Terry “Hutch” Hutchison hangs up his lineman’s hooks after four decades
By Dianna Troyer
Asked to recall stories of his worst and most memorable after-hours calls to restore power, Terry “Hutch” Hutchison laughs. There are so many.
“I’m relieved to never be on call again,” says Hutch, 60, who retired in April after 43 years with Raft River Rural Electric Co-op Inc. His most recent position was Western Division line superintendent.
“I’ll miss our members and staff,” he says. “Living in Elba, though, I’m still around to visit with them.”
Hutch says Raft River’s members “are great. They’re understanding and appreciative of what linemen do. It’s been an honor to serve them this long, to make their lives easier and to keep the power flowing to their homes and businesses and irrigation pumps.”
Hutch says he began thinking about retirement about a year ago.
“It was getting harder to keep up with the younger guys and to work at the pace I did when I was younger,” he says. “Working as a lineman takes a toll on your body.”
General Manager Chad Black says Hutch had a knack for finding the source of an outage.
“He’s one of the best at locating and fixing problems on a line where power is disrupted,” Chad says. “His knowledge of the system didn’t happen overnight. All of his years of experience are irreplaceable. The co-op applauds him for these countless years of dedicated service. He has definitely left his mark.”
Trudy Tracy, a member services representative and longtime colleague, says Hutch will be missed.
“He’s been a great employee and dedicated to his work and our members,” she says. “He’s a positive person and always brightened our day, no matter what was going on.”
Hutch and other linemen routinely confronted unpredictable storms, floods and fires that caused outages. They worked to restore power at all hours and holidays.
“Those salt storms were awful,” he says.
At times, thunderstorms picked up fine particles of salt and dirt from the shores of the Great Salt Lake and mixed it with rain, creating a whitish-gray slime. Blown northward into the co-op’s service area, it coated insulators and equipment at substations, resulting in malfunctions and outages.
“We had to borrow fire trucks to wash the insulators, lines and other equipment,” Hutch says.
Frigid storms and high winds south of Malta in the Strevell area often coated the lines in ice, weighing them down.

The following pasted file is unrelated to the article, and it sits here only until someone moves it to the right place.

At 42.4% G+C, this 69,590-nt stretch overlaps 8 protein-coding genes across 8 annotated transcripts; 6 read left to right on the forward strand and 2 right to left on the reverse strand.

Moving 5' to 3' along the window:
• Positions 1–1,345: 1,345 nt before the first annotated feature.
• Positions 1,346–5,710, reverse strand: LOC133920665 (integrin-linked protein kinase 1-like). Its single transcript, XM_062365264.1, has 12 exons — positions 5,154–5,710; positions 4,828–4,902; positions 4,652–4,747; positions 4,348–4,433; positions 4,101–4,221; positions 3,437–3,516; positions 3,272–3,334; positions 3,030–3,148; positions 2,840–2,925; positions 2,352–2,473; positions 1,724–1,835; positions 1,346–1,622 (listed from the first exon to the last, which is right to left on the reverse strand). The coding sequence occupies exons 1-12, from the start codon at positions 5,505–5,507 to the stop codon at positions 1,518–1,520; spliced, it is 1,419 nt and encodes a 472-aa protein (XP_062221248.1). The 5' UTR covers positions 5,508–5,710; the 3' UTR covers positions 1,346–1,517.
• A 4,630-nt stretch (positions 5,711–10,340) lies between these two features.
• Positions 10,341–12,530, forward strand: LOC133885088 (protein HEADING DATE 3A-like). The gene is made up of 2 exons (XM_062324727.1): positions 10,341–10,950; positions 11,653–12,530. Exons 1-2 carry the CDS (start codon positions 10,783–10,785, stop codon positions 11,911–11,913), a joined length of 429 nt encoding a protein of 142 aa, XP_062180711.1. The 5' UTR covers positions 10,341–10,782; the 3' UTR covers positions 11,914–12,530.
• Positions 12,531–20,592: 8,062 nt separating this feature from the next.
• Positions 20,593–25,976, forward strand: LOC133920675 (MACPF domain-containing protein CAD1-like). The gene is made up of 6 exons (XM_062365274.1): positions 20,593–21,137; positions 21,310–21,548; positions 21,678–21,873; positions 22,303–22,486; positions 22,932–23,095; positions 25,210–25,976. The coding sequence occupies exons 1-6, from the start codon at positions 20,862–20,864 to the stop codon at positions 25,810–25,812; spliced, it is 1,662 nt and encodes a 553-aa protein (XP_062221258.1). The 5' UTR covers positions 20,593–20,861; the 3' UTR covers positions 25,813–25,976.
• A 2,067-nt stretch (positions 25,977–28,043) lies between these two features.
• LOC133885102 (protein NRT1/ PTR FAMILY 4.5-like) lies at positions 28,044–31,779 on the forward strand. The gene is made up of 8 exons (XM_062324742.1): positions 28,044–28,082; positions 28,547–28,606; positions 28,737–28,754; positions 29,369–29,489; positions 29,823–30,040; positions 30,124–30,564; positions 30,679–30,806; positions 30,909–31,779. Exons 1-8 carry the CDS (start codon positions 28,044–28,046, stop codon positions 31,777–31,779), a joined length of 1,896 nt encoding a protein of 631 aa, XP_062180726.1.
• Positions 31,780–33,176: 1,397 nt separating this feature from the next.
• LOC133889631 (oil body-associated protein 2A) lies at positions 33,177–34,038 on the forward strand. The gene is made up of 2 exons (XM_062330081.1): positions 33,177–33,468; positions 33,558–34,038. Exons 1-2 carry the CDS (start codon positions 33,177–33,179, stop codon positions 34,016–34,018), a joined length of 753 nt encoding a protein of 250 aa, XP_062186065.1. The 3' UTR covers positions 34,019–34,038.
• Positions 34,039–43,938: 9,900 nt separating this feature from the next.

“We’d work for days breaking it off with long poles,” he says.
In 2017, a freak February flood damaged lines in northern Utah. Summer and fall wildfires have destroyed lines, too, requiring him and other linemen to work overtime to restore power.
Two summers ago, Hutch oversaw reconstruction of 3 miles of line damaged during extensive wildfires in southern Idaho and northern Nevada in the co-op’s Western Division.
“We had several crews working day and night to rebuild the line,” he says.
Hutch says the co-op has always been proactive before fire season.
“We spray weeds in the easements to keep fire fuels low,” he says.
Unforgettable First Day
Hutch still remembers the excitement of his first day at a new job and his hourly wage.
“It was the sixth day of November 1978,” he says. “I earned $3.89. I thought I had the world by the tail.”
Hutch had been working at a nearby dairy, artificially inseminating cows, when he heard about an opening for a ground man at the co-op.
“It sounded like a good career opportunity with advancement and a future,” he says. “I worked my way up with on-the-job training.”
Eventually, he became an equipment operator, an apprentice lineman, journeyman lineman, foreman and line superintendent.
About 4½ years ago, Hutch became Western Division line superintendent.
“It was a good opportunity to end my career in management,” Hutch says.
He supervised linemen Jeramy Logue and Billy Fullmer. He also oversaw construction of a new shop and warehouse with living quarters in Riddle 14 miles north of the borders of Nevada and the Duck Valley Indian Reservation.
Hutch says the biggest changes he has seen throughout his career are advances in technology. Things have especially changed in the last 10 years, including developments such as remotely read meters.
“You can see from a computer in the office what’s going on throughout the system,” he says. “A lot of information can be accessed on smartphones, too.”
Another change is how lines are accessed.
“When I started, all the work was done off hooks and by climbing poles,” Hutch says. “Eventually, we switched to using bucket trucks. It’s a lot easier physically.”
With his newfound retirement time, Hutch says he plans to work at the Burley Livestock Auction one day a week.
“I grew up working around cattle, and the auction owners needed some help,” he says. “I’m not the type to sit around.”
He and his wife, Dawnette, plan to travel and visit children and grandchildren.
“We’re talking about seeing the fall foliage of Pennsylvania and New England,” he says. “We’ve always wanted to do that.”
Austin Udy filled Hutch’s position.
“Hutch was the kind of boss who would work right alongside a crew,” Austin says.
“His opinion was respected, so when he commented about something, people listened. He’s a people person and really likable. He left big shoes to fill.”
Hutch says whomever the line superintendents are throughout the co-op, “our crews are always working on part of the maintenance plan, leaving our system better than when we found it.”